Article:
As a graduate student in the 1980s, I was fortunate to study with the eminent scholar, Carol Gilligan, whose work focused on girls’ and women’s development. One key concept from her research that continues to fascinate me is how many girls lose their voices in early adolescence and then must re-learn to speak out in adulthood. Now, we also understand that those who feel disenfranchised because of race, ethnicity, religion, sexual orientation or non-conforming gender identity often struggle to be heard too. I gravitate toward this theme of voices, lost and found, in my reading as well as my own writing. Here are several of my fictional picks that embrace this theme in a variety of ways, with protagonists ranging from 14 to 40. All are debut novels by women.
An Unseemly Wife by E.B. Moore
In the last years of the 19th century, an Amish family leaves their close-knit Lancaster, PA community, breaking the rules of their Order, to find new land in the opening American West. Pregnant Ruth, Aaron’s wife and mother of four young children, is the center of this beautifully told story. The difficult journey forces her to interact with others not of their faith with an intimacy that their religion forbids. After unspeakable tragedy strikes, Ruth, already a strong person, will need to find new sources of strength and make decisions for herself and her family in ways she could never have imagined. I was initially drawn to this story because I lived my early years in Lancaster, where the Amish maintain their customs, but it was Moore’s poetic language, finely drawn characters and moving plot that held me captive.
A Boy Like Me by Jennie Wood
This brave young adult novel introduces us to Peyton Honeycutt, a boy trapped in a girl’s body. It was published before the national conversation about transgender individuals took hold. The story begins in the eighth grade as Peyton, still Katherine, begins menstruating for the first time, meets the confident Tara, the new girl in school, and exchanges clothes with her. It ends when Peyton is 18. The two become fast friends, pursuing shared interests. While Peyton deals with bullies at school and disapproving parents in a world that accepts only gender conformity, he assumes more of the identity he is feeling without understanding those feelings. He will need to learn to embrace who he is to be whole. At its heart, this is a love story between Peyton and Tara, a love story that both feels familiar in its teen angst and yet different. Wood paints Peyton in a sympathetic but believable manner that allows us to root for him to discover the man he will become.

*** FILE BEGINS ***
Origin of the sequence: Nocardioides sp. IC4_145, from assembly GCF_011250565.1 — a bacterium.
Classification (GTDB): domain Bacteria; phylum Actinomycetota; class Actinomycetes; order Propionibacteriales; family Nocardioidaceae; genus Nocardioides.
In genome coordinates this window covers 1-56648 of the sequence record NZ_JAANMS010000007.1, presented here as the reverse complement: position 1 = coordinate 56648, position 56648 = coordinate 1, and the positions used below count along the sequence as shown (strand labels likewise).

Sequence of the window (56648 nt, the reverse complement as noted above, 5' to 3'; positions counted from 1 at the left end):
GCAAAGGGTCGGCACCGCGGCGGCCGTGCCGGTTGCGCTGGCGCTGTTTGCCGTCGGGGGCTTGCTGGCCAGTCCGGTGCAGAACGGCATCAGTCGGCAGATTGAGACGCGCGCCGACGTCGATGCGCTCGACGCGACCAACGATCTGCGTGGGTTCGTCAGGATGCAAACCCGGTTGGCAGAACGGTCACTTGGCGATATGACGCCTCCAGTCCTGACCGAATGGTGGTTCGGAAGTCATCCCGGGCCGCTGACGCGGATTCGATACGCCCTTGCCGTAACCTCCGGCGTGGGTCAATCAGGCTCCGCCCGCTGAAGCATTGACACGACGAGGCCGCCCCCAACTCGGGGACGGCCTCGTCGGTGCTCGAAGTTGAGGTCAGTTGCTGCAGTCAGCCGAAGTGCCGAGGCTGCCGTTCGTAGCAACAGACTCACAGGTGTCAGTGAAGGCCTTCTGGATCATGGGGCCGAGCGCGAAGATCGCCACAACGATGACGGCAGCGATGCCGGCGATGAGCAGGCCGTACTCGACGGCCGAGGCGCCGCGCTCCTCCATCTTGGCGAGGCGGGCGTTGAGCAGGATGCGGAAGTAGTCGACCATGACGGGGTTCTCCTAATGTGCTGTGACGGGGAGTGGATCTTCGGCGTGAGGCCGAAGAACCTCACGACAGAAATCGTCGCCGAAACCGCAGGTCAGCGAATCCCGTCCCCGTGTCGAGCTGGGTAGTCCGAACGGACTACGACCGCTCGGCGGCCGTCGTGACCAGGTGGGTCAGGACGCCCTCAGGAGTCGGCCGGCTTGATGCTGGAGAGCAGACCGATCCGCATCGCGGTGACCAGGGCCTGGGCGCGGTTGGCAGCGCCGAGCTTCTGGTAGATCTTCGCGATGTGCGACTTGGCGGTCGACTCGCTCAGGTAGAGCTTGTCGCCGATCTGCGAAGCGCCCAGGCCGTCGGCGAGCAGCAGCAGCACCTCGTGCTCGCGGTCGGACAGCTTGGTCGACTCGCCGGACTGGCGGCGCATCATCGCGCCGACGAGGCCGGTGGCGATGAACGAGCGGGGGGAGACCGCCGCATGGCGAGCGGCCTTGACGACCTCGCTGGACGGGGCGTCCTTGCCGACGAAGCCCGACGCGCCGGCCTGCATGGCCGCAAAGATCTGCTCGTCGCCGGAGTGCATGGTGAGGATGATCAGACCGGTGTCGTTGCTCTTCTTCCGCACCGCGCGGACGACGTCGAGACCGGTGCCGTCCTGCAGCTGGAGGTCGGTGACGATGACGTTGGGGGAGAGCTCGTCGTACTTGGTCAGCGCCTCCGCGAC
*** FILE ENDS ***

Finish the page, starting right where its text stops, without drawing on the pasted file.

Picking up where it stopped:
Chasing Athens by Marissa Tejada
Thirty-year-old Ava, a multi-racial/ethnic American, has been living in Greece for the past year with her husband, Greg, after a lifetime in Ithaca, NY. When Greg suddenly leaves her, Ava, who has already experienced abandonment by her father when she was young, is heartbroken. Despite the challenging economy, new customs and language, and the occasional violent demonstration in town, she enjoys her life in Greece, and her fun-loving and loyal Greek friends encourage her to stay. She finds a job as a nanny and even has some flirtations with Greek men, including the older and wealthy, Stefano Danos. When she is called back to Ithaca to help her needy mother recover from an accident, she has an opportunity to confront her past and determine where she feels most at home. Although there are some tense moments, this book is a light read, filled with references to Greek customs and lifestyles, the nightlife, the food, and the sunny Mediterranean, tempting the reader to its shores.
Re Jane by Patricia Park
Jane, a college-educated Korean-American orphan, lives an unsatisfying life working under strict traditions of obligation and hierarchy in her uncle’s grocery store in Queens. Her initial escape is to Brooklyn to serve as an au pair for a professional white couple with a Chinese daughter. After becoming involved in an affair with the husband, Jane must deal with a family death in Korea and fly off to a country whose culture is unfamiliar despite her Korean roots. With her new knowledge and experiences, she will have to figure out who she is and what she wants. This delightful and often humorous novel is also a modern-day retelling of Jane Eyre with a cross-cultural twist.
Vox by Christina Dalcher
I couldn’t resist choosing this new dystopian thriller for my list because it is literally about women losing their voices. Set in a not-too-distant time in the USA when a government controlled by religious fundamentalists takes over, women are allowed an allotment of only 100 words a day of speech, after which they are punished with increasingly stronger electric shocks from their word-counting “bracelets.” The novel follows Jean, a 40-year-old wife and mother of four children, who is called back to work (women aren’t allowed to work), theoretically to find a cure for a linguistic disease called “Wernicke’s aphasia.” But, of course, she is entangled in a much more insidious plot and must decide whether and how to use what little restored power she has to help the resistance. The premise of this book unsettled me, but the frequent plot twists kept me engaged as I awaited a way out of this unthinkable world.